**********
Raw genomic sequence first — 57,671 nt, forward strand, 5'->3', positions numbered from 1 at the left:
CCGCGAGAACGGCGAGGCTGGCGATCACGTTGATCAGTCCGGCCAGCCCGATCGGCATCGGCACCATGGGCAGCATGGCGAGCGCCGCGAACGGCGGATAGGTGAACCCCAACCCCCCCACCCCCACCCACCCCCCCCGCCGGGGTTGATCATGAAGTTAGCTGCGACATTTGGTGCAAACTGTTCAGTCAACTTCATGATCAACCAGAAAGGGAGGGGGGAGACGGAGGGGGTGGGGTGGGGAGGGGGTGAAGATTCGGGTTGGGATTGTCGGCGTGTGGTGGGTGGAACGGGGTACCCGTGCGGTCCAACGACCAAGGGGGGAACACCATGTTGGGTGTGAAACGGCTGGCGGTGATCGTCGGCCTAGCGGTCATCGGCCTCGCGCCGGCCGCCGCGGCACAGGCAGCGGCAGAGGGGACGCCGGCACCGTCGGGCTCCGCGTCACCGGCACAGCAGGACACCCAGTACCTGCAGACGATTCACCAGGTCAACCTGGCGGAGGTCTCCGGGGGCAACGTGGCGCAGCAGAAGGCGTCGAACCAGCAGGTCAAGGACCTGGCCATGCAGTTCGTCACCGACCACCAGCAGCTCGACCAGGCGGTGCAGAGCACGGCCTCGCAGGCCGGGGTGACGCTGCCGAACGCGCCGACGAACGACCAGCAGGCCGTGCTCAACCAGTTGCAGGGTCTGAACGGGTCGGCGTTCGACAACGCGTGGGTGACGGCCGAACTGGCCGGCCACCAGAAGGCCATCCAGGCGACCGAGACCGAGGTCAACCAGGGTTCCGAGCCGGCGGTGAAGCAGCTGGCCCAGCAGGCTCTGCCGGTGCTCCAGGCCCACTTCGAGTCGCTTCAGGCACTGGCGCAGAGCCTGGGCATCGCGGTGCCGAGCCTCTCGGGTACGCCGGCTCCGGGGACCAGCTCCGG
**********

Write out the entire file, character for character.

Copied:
Raw genomic sequence first — 57,671 nt, forward strand, 5'->3', positions numbered from 1 at the left:
CCGCGAGAACGGCGAGGCTGGCGATCACGTTGATCAGTCCGGCCAGCCCGATCGGCATCGGCACCATGGGCAGCATGGCGAGCGCCGCGAACGGCGGATAGGTGAACCCCAACCCCCCCACCCCCACCCACCCCCCCCGCCGGGGTTGATCATGAAGTTAGCTGCGACATTTGGTGCAAACTGTTCAGTCAACTTCATGATCAACCAGAAAGGGAGGGGGGAGACGGAGGGGGTGGGGTGGGGAGGGGGTGAAGATTCGGGTTGGGATTGTCGGCGTGTGGTGGGTGGAACGGGGTACCCGTGCGGTCCAACGACCAAGGGGGGAACACCATGTTGGGTGTGAAACGGCTGGCGGTGATCGTCGGCCTAGCGGTCATCGGCCTCGCGCCGGCCGCCGCGGCACAGGCAGCGGCAGAGGGGACGCCGGCACCGTCGGGCTCCGCGTCACCGGCACAGCAGGACACCCAGTACCTGCAGACGATTCACCAGGTCAACCTGGCGGAGGTCTCCGGGGGCAACGTGGCGCAGCAGAAGGCGTCGAACCAGCAGGTCAAGGACCTGGCCATGCAGTTCGTCACCGACCACCAGCAGCTCGACCAGGCGGTGCAGAGCACGGCCTCGCAGGCCGGGGTGACGCTGCCGAACGCGCCGACGAACGACCAGCAGGCCGTGCTCAACCAGTTGCAGGGTCTGAACGGGTCGGCGTTCGACAACGCGTGGGTGACGGCCGAACTGGCCGGCCACCAGAAGGCCATCCAGGCGACCGAGACCGAGGTCAACCAGGGTTCCGAGCCGGCGGTGAAGCAGCTGGCCCAGCAGGCTCTGCCGGTGCTCCAGGCCCACTTCGAGTCGCTTCAGGCACTGGCGCAGAGCCTGGGCATCGCGGTGCCGAGCCTCTCGGGTACGCCGGCTCCGGGGACCAGCTCCGG